No matter how smart self-driving cars are, the space they take up can be at the expense of pedestrians and cyclists. That is why the Fietsersbond remains critical with regard to an excessively technocratic implementation of smart mobility. The Fietsersbond pleas for the autonomy of people and the human dimension and considers vehicle autonomy to be secondary to that. We want to use smart mobility to force safe speeds for motorised traffic – and the fastest bicycles – in places where this is necessary. The principle for this is: the larger and heavier the vehicle, the lower the speed that is necessary. In 2040, the speed in the built-up area, save for a few entry and exit roads, is limited to 30 kilometres per hour. The focus on speed and vehicle loss hours (travel time loss as a result of a limitation in road capacity) is shifted to accessibility for all Dutch people. The proximity of a multitude of facilities is more important to us in 2040 than shortening the travel time of people who travel by train or car a lot.
Self-driving vehicles offer an intermediate form between passenger cars and public transport. The starting point for the Fietsersbond is that these vehicles adapt to the circumstances and not the other way around. We do not accept a new dominance of cars, not even if they are smart or autonomous. Vehicles that take up too much space and offer no incentive to move more are left at the outskirts of the city, after which people continue their journey on a suitable vehicle (the bicycle).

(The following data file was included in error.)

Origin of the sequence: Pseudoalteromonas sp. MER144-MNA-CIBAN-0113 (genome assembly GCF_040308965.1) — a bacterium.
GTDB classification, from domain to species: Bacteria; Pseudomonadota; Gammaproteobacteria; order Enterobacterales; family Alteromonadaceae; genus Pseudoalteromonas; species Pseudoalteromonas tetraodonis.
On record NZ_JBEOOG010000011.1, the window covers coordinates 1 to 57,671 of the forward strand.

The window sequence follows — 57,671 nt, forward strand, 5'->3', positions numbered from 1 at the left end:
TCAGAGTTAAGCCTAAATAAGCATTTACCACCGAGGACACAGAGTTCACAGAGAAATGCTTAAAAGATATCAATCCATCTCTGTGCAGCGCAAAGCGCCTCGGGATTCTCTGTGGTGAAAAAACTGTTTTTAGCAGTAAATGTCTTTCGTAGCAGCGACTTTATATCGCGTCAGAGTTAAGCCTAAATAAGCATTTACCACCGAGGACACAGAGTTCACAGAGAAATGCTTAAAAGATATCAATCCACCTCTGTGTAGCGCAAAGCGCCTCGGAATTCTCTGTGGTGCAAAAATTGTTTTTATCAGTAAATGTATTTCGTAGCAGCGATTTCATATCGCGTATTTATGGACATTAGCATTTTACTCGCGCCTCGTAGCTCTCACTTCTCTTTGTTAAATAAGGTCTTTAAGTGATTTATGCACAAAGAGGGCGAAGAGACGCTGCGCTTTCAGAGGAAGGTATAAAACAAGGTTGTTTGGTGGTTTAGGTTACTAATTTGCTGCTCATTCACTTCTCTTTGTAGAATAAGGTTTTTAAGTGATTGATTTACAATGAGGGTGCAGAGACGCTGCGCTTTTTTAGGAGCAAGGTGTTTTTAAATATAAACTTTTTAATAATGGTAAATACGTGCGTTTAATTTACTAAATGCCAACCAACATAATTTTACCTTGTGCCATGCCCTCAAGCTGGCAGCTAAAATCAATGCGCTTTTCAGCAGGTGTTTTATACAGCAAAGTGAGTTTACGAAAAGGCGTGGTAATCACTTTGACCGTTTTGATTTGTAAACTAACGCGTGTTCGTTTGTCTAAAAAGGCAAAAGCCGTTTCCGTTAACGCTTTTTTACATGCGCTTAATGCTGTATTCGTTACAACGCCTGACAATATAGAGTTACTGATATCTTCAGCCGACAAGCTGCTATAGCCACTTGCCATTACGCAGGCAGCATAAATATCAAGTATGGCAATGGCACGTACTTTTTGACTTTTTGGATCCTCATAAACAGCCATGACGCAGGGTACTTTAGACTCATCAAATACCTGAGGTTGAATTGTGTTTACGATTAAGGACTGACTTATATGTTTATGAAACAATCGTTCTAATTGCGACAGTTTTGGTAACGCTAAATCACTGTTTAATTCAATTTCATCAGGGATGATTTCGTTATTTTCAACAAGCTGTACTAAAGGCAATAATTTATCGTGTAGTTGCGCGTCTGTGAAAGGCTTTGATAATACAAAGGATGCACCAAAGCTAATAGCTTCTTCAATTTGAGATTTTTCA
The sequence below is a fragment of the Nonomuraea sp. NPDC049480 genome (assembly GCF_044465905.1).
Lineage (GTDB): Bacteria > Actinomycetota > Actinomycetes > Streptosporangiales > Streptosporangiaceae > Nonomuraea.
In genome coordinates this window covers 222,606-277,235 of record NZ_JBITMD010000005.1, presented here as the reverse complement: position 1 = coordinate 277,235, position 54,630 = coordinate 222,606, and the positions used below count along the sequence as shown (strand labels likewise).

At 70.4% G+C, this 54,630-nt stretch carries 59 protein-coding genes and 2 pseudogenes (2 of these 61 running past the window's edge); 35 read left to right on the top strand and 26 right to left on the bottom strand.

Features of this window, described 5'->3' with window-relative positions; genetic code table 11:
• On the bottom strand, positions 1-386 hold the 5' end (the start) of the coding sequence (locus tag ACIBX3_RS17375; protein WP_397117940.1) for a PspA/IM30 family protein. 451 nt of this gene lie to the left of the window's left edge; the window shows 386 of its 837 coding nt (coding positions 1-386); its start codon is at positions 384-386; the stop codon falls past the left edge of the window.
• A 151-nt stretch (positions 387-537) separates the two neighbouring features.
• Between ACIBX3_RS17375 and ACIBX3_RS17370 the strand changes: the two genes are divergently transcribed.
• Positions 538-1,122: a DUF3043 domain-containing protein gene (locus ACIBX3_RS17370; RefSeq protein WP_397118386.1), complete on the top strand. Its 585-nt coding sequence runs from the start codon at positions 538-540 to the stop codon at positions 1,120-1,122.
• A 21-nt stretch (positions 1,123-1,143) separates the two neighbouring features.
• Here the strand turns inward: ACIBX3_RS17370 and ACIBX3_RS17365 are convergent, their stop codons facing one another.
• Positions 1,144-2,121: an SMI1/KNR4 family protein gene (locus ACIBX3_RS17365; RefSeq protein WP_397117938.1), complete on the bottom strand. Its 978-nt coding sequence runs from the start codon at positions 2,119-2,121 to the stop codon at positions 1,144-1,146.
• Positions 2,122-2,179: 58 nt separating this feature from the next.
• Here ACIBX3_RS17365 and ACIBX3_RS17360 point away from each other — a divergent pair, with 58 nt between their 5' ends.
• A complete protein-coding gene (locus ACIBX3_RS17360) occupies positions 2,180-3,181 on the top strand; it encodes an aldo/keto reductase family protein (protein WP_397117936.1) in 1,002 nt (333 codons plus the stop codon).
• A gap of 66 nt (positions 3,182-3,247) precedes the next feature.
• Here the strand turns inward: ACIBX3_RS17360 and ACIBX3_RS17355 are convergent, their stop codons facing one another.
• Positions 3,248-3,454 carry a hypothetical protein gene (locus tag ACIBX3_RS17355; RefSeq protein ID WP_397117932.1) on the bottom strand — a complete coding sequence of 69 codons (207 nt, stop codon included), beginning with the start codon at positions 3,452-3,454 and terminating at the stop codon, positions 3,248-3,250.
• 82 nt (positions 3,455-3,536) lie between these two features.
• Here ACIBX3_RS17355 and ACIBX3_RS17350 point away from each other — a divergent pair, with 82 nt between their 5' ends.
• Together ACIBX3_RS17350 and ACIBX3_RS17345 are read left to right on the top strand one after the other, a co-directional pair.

All forms of transport, including the bicycle, will collect more and more data, including about accidents, vibrations, acceleration patterns and route choice. This data can be used to improve cycling or strengthen the cycling lobby, but also for commercial purposes. This means the cycling policy is no longer supply-oriented – conceived from behind a desk – but demand-oriented: based on the preferences of cyclists. Important is that the user of a connected vehicle is always aware of the data collection and can determine whether it is on or off. The cyclist owns his or her data and decides whether or not to share it. The Fietsersbond is committed to ensuring this in collaboration with others.
We use technology to make cycling more attractive. Thanks to GPS transmitters, bicycle theft has been reduced significantly and thanks to transmitters, bicycles and cars can recognise each other at intersections. However, we must be careful not to lose the relative simplicity of the bicycle as a means of transport. Cycling without electronics and data collection is also still possible. Let the bicycle also be the place where you can be offline. From old-fashioned granny bikes with coaster brakes to smart cargo bikes: they are all members of the FietsFamilie.